Case studies were done on five Honduran agroforestry cooperatives. A comparative analysis of the five case studies was utilized to determine the factors most important for success or failure of a cooperative. The case studies yielded eleven focus areas of importance: forest resource base, land tenure, structure and functionality, benefits for cooperative members and communities, institutional support, international aid projects, pine bark beetle, resin tapping, logging, processing and marketing of timber, and integration of logging and resin tapping.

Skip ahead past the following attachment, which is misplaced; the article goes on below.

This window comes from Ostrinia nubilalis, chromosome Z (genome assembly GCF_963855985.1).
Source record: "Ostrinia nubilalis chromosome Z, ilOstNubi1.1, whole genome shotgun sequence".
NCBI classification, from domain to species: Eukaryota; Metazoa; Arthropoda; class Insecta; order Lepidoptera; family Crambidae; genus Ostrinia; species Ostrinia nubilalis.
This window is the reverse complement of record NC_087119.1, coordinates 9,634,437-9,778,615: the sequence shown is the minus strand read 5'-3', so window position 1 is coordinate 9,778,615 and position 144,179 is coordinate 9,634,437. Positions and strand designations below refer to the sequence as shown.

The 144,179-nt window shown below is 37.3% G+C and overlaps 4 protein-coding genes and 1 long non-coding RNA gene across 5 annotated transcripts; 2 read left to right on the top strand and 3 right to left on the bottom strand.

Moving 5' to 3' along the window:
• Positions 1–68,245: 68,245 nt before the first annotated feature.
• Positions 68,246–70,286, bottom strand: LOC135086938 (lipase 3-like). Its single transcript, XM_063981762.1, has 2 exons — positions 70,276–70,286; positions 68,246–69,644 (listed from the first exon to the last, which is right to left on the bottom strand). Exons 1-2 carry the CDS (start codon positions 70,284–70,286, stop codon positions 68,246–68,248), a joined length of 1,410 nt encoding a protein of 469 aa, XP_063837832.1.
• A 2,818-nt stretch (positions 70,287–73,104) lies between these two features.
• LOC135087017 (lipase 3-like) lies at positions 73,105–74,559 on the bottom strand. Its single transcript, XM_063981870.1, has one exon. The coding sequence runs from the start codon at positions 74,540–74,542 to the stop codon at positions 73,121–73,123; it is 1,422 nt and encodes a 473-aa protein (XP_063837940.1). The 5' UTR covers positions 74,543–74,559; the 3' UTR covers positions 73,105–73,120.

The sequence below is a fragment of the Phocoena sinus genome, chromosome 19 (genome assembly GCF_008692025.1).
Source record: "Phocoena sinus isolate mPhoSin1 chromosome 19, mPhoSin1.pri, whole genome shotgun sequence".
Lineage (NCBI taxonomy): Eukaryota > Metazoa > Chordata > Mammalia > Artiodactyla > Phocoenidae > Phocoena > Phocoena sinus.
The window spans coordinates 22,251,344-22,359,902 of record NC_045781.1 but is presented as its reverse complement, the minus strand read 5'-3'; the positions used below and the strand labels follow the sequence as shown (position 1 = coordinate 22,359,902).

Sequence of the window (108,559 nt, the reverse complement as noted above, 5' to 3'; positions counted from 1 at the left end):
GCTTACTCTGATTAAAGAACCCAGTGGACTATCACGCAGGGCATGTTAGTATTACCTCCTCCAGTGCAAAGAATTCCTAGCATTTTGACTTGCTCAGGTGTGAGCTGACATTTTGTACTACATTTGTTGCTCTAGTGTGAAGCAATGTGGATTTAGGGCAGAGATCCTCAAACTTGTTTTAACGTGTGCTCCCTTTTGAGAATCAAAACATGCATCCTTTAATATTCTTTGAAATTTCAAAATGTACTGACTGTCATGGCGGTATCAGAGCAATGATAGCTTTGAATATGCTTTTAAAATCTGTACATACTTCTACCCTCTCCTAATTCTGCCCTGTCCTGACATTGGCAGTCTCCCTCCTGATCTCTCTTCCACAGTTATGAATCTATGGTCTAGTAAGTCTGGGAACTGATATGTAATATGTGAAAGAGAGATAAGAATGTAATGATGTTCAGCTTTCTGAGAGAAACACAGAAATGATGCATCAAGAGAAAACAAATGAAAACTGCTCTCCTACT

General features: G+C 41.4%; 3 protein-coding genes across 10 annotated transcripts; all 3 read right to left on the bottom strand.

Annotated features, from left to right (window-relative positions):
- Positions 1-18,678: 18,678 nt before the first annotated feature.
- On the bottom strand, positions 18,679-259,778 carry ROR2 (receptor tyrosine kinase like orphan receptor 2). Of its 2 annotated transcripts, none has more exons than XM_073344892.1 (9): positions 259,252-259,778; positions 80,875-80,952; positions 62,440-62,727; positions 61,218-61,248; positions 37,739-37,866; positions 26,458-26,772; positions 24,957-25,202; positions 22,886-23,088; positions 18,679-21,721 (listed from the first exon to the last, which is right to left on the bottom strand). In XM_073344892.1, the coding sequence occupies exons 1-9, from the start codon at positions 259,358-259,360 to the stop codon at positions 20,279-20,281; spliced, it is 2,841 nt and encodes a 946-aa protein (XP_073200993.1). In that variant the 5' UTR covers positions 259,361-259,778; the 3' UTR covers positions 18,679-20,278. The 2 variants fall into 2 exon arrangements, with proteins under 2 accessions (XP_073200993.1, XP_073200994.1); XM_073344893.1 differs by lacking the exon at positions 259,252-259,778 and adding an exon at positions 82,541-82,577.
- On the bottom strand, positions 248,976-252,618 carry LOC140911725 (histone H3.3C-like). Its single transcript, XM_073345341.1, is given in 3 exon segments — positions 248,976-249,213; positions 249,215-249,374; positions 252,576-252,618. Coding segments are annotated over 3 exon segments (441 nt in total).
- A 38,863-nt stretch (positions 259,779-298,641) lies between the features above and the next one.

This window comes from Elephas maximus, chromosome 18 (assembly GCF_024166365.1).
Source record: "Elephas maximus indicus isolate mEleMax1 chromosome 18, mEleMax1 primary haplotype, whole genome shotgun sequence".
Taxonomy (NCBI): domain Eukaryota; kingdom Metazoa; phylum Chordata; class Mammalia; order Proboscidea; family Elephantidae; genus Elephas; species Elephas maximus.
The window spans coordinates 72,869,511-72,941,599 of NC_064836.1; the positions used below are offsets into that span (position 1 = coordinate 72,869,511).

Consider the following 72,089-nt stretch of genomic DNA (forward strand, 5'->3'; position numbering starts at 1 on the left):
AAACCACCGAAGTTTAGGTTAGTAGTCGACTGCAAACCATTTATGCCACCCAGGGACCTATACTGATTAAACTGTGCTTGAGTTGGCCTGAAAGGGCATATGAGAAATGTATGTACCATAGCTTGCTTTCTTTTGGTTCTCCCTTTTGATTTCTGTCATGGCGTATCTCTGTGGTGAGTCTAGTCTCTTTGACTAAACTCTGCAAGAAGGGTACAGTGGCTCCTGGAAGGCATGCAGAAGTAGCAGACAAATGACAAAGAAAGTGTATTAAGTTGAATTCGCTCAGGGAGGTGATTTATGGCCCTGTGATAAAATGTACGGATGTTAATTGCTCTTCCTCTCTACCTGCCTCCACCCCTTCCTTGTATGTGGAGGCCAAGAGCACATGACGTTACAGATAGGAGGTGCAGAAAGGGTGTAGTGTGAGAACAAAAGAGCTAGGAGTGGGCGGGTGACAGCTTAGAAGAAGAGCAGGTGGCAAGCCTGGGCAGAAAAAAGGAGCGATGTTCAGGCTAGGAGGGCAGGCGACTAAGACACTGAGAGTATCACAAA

The quality of forest resource base possessed by a cooperative was found to have little influence on success in the cooperatives studied. Land tenure was determined to be of utmost importance for the survival of cooperatives. Two factors, obtaining initial tenure rights, and defending those rights, were identified as most critical. Under structure and functionality, groups with better participation and communication between cooperative members enjoyed the most success. Boards of Trustees were found to function inadequately in some study groups, which is an area for improvement. Benefits received by cooperative members and communities from the cooperatives were defined as incentives for cooperative development. Institutional support for cooperatives by government entities was found to be inadequate in many cases, and a general distrust of important government entities was noted within the cooperatives. The positive and negative aspects of participation by cooperatives with international aid projects were discussed. Planning and participation were identified as areas for improvement for the projects. Recent forest losses due to pine bark beetle infestations will have profound effects on some cooperatives. Various threats to continuance of resin tapping were identified including silvicultural methods, exhaustion of tree plots, and poor market conditions. Diversification of cooperatives into logging, log processing, and lumber marketing were shown to cause difficulties for cooperatives. Introduction of logging without full participation by cooperative members caused division within some groups. Operating logistics and management skills presented challenges for the cooperatives, and are both areas that can be addressed with increased training and interchange between cooperatives. Resin tapping does not appear to be feasible in the long term without logging to remove trees that can no longer be tapped. Therefore, integration of resin tapping and logging activities was argued to be of paramount importance for long-term sustainability of the cooperatives. New management systems are needed which optimize production of both products, rather than timber only.